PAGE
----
In our texts this morning (there were two of them), you notice Jesus befriending a man and a woman.  The first was Jesus meeting Matthew the tax collector. What we know about his is very little, but enough to know that he would not have been very popular. He was the guy who was responsible for collecting taxes for the Roman occupying government.  He would likely have taken advantage of the people and charged them more than was due – just so he could keep some for himself. Let me put it in these terms so that we can understand the extent of his unpopularity.  We all remember the anti-Wall Street protests.  It was called “Occupy Wall Street.”  It began in September of 2011 in a park near the Wall Street Financial District. People pitched tents, beat drums, gave speeches and staged a sit-in that lasted for many months. Much of it was brought on by the fact that Wall Street had taken a big plunge back in 2008, it became evident that Wall Street traders and investors were benefiting off the backs of the poor.  That’s what it was in a nutshell.

So, if we could transport Matthew into modern times, he would have been the Wall Street executive with the 3-piece-suit, the car and driver, the Multi-million dollar salary and the house in the Hamptons. That was Matthew.  People disliked him because he gained off the backs of the poor and common citizens.  Yet Jesus chose him, reached out to him, and attended a gathering at HIS house. In fact, we can see this passage as Matthew’s personal testimony.  This is the story of Matthew from the Gospel of Matthew.  There was Matthew, sitting at the tax collector’s booth, and Jesus walked up to him and said, “Follow Me”.  Matthew got up and followed him.  They had dinner at Matthew’s house. Many other Wall Street executives, hedge fund managers, IRS Agents, and real estate tycoons were gathered there (Pardon my modern extraction of this passage).  There may have been some prostitutes, thieves and slave owners there, too.  We don’t know.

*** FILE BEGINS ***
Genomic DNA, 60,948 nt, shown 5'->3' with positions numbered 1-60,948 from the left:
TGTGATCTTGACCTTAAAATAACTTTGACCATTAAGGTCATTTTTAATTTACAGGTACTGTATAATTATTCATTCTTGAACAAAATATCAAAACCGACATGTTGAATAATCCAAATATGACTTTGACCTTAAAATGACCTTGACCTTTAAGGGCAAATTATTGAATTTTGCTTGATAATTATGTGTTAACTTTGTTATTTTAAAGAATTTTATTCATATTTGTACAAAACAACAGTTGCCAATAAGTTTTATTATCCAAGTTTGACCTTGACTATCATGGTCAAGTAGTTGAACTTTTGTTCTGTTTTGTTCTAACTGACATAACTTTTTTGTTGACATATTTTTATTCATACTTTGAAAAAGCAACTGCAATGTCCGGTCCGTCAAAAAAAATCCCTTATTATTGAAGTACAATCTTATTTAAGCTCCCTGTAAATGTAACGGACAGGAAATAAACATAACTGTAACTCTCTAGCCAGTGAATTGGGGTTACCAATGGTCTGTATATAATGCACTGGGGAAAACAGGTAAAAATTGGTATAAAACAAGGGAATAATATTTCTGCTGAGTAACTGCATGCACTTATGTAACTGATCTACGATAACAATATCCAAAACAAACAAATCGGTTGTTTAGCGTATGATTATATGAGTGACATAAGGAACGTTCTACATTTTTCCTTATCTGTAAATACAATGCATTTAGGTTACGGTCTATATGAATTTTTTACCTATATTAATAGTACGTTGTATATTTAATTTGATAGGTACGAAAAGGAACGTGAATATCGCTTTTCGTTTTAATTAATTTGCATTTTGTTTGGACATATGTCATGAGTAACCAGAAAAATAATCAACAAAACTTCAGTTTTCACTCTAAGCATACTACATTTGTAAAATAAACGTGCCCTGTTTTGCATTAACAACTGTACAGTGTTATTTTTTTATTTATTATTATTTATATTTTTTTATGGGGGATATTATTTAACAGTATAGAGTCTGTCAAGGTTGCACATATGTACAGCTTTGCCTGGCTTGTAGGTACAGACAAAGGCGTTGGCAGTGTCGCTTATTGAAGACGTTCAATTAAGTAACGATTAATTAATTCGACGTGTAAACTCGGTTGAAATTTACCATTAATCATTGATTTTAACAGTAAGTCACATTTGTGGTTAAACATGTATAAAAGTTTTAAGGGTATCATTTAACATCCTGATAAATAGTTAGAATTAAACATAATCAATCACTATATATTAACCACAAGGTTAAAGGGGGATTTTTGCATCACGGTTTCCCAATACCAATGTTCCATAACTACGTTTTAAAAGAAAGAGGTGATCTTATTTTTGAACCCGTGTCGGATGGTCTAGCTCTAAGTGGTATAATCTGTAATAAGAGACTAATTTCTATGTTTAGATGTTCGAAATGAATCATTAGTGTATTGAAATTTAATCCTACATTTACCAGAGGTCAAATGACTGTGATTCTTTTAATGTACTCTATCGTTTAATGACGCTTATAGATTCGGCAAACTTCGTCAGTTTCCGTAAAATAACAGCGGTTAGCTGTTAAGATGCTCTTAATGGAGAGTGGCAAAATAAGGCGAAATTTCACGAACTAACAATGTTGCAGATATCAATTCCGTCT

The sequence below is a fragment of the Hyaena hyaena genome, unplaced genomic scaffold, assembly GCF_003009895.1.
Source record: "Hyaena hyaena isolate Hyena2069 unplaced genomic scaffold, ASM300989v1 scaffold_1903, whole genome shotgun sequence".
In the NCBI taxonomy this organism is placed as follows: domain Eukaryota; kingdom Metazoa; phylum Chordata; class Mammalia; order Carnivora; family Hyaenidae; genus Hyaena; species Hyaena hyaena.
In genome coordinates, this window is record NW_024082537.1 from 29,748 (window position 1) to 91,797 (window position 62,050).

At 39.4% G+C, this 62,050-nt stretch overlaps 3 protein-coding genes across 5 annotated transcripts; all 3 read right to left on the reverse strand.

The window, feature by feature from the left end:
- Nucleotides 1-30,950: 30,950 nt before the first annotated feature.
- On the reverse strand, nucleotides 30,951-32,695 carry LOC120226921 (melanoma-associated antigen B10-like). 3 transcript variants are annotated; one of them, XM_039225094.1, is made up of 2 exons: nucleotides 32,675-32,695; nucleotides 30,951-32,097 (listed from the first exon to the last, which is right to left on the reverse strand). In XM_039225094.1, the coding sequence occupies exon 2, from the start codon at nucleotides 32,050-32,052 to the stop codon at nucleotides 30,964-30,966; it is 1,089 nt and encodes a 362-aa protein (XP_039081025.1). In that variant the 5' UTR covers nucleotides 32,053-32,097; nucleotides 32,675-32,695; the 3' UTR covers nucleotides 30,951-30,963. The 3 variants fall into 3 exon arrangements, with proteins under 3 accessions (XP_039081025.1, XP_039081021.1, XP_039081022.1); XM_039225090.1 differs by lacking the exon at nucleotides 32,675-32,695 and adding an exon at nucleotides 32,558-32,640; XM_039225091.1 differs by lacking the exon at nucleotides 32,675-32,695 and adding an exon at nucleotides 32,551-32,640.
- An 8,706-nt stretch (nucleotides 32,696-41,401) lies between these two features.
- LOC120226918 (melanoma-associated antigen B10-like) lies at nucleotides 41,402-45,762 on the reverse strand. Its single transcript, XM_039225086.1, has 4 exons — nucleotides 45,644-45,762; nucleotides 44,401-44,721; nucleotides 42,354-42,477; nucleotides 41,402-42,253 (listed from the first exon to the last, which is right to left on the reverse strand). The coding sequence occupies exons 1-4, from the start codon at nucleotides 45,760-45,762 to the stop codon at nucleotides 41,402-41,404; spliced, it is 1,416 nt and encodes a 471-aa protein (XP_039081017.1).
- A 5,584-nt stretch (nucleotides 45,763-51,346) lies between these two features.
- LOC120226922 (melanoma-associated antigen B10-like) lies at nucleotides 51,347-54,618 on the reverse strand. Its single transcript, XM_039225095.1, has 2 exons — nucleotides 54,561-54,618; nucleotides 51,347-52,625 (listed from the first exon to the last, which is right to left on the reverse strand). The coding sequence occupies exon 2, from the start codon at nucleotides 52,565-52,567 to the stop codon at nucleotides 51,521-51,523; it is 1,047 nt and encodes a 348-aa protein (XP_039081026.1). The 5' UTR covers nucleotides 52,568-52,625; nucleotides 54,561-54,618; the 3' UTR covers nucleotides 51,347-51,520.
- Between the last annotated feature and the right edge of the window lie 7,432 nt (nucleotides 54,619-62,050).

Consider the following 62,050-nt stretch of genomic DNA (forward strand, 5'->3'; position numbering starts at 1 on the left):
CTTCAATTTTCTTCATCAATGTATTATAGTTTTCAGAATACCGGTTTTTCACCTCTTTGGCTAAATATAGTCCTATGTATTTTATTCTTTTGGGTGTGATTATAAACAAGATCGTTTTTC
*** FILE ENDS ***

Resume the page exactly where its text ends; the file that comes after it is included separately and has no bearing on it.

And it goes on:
This did not go unnoticed by the always-attentive Pharisees who kept a vigilant eye on Jesus.  The Pharisees asked the disciples, “Why does your master eat with tax collectors and sinners.”I love Jesus’s response when he overheard their question. “It is not the healthy who need a doctor, but the sick. 13 But go and learn what this means: ‘I desire mercy, not sacrifice.’[a] For I have not come to call the righteous, but sinners.” In essence: “I haven’t come to bring comfort to the good Christian by only focusing on their needs and blessings.  I have not come to occupy the church building.  I have come to bring spiritual health and life to the sinner.”